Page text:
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Dear Electra,

Would you be able to give me any information on where to find out if there are any jobs doing data entry/word processing from my home computer? Are there any specific places where I should start looking? Please send me any information that could be helpful for what I'm looking for.

Working at Home

There are at least two ways to approach working at home:

  1. Working at home as an employee of a business.
  2. Working at home as an independent contractor with one or more businesses.

1. Working at home as an employee of a business.

This is probably the most difficult option if you are not already an employee of the company. Most companies offer home-based positions only to their most valuable and productive employees. You pretty much have to be on the inside first to both prove yourself and prove that your job can be done well (if not better) from home.

"At home" positions, in most businesses, are a perk rather than an essential part of the job description. "At home" positions are also so desireable that an employer rarely has to look far to find someone willing to do the job--chances are a current employee will snap it up on the spot. Because of these two factors, you won't find positions advertised with the "work at home" option included.

Probably the best way to get hired as an "at home" employee is to find a company that really really wants you and then, when the job offer is made, negotiate this as a requirement for joining the company. Many employers won't go for it...but you might find one that will.

The advantage of being an employee, though your work site is home, is that you can expect health benefits and other perks offered to regular employees.

Insider Reports offers a very useful article, "Is Telecommuting for You?" with telecommuting resources & tips on convincing your new boss to consider a telecommuting arrangement.]
Because this option seems PERFECT to millions of folks who want to work at home (benefits, a bit of security and an at-home job), you'll have to be careful. Ever see those ads: "Make hundreds of dollars a week stuffing envelopes at home?" Sounds wonderful! Next thing you know, you've spent a hundred dollars for an "Exclusive Guide to Money-Making Opportunities." SOMEONE made a hundred dollars...but it wasn't you. [See the Better Business Bureau's Work at Home Schemes for a run-down of the most common scams.]

Electra can't vouch for any of these sites, but you may want to take a look. Beware of wild promises and big checks (yours.):

Yahoo! - Business and Economy: Employment: Telecommuting

2. Working at home as an independent contractor with one or more businesses.

[To learn more about Independent Contractors, see Electra's answer to Contractor or Employee?]

Once you've established that being an independent contractor is for you, your next question is going to be:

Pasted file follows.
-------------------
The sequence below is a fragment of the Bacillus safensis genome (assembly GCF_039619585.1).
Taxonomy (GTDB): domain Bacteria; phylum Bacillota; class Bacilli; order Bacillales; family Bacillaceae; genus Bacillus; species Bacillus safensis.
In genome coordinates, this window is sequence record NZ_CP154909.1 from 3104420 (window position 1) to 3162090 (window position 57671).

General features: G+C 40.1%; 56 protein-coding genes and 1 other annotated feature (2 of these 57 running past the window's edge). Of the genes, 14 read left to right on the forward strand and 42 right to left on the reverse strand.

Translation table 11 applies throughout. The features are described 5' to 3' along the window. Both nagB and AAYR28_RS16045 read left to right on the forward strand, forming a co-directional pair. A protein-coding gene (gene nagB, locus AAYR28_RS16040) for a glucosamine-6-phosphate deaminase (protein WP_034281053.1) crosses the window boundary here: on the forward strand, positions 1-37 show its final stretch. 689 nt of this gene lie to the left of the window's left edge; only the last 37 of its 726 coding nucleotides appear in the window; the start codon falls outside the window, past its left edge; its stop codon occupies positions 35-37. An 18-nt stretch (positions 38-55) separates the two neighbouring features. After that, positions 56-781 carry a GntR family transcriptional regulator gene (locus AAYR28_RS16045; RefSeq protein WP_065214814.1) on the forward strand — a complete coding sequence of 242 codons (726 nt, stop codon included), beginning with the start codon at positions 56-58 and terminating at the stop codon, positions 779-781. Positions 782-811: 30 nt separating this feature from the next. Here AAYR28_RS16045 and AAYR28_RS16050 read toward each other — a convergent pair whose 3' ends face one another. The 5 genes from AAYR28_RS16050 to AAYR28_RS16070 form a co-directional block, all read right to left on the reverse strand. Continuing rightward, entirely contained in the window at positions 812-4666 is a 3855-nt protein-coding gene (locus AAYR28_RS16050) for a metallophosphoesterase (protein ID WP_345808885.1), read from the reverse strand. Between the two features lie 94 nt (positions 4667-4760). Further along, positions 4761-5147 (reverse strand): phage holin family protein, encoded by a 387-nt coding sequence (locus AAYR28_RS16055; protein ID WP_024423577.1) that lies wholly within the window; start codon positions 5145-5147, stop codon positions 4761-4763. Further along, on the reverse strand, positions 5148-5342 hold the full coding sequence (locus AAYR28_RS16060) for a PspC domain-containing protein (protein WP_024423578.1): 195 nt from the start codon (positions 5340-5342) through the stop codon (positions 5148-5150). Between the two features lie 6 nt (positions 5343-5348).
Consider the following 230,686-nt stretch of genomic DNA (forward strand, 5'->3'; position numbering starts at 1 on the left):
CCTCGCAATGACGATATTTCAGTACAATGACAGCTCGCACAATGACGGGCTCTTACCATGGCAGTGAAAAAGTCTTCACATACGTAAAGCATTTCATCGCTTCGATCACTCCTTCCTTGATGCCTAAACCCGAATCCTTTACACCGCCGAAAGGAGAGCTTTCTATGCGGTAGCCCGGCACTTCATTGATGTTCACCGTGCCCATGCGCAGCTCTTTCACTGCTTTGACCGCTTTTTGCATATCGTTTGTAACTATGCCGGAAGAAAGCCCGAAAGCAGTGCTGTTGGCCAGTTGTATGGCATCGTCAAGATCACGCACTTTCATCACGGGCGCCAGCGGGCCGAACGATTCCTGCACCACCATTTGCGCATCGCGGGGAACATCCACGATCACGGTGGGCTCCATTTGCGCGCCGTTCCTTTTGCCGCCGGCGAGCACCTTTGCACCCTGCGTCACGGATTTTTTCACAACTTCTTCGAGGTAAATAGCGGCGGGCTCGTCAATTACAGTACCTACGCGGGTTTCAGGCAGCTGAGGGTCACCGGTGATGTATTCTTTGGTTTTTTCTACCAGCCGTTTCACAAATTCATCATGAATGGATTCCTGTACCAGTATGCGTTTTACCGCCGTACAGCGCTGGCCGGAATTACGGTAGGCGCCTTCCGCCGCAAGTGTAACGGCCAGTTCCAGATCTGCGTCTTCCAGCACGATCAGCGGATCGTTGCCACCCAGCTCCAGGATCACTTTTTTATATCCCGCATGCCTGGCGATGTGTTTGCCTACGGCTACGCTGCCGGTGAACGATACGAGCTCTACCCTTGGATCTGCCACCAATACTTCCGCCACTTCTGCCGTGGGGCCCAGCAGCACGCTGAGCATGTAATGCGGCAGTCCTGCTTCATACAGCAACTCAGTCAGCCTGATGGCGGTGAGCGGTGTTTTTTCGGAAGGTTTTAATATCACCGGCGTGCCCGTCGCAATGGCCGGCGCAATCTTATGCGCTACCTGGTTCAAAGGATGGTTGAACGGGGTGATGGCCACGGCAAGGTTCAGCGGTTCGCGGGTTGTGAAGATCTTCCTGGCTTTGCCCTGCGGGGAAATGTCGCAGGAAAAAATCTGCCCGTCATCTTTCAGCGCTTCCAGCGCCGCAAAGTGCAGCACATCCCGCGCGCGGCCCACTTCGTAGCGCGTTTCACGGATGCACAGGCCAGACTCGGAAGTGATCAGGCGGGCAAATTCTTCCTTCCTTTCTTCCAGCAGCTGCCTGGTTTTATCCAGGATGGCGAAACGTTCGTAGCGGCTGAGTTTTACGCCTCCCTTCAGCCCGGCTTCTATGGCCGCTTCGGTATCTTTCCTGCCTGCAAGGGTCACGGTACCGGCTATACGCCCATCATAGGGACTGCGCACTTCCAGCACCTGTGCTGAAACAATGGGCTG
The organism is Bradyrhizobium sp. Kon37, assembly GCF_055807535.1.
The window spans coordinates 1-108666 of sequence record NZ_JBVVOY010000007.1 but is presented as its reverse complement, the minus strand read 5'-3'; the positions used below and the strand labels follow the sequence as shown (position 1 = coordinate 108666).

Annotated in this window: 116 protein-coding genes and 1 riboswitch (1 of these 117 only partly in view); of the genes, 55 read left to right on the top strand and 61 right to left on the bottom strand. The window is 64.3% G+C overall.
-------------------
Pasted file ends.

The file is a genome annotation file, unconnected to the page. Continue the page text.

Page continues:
How do I find potential customers? (Remember, they are customers NOT employers.)

Here's where you start constructing your marketing plan!

Do you have skills or experience that make you more valuable to one kind of business than another? For example, which databases do you know and have on your computer at home? What kinds of companies use these databases? Are they used for mailing lists? (Think about mail order companies, direct mail marketers, publishers of newsletters, etc.) Are they used for inventory? (Think about businesses that need to have paper-based inventory information entered into the database.)

You'll have to focus and target the best companies for YOU. This will take networking (contacting people to find out about their needs) and research. Take a look at JobStar's Hidden Job Market. You're going to work through the Step-by-Step Hidden Job Market to find companies that will CONTRACT with you (instead of hiring you.)

The great thing about being connected to the Internet is that your customers don't HAVE to be located near you. You can communicate via e-mail, send files to your customer or post directly to a ftp site.

The bad thing is you have to learn how to SELL, line up customers, price jobs, negotiate deliverables and make contacts with people who can help you get contracts. So there is a fair learning curve involved.

Some websites that might help you get started:

The websites listed in JobStar's Contractor or Employee?

Making Your Case for Telecommuting: How to Convince the Boss
A step-by-step plan for making a telecommuting proposal from Katherine Hansen of

SOHO Online--Resources for Small Office/Home Office Entrepreneurs
Features books, articles and discussions for the smallest business.

SBA - Manage your business from start to finish
Guidelines, resources and a wealth of information from the Small Business Administration.

Home Based Business
Guides to start up, taxes, business liccenses, marketing and management from Entrepreneur Magazine.


Page last updated: 11:06 AM on 5/22/09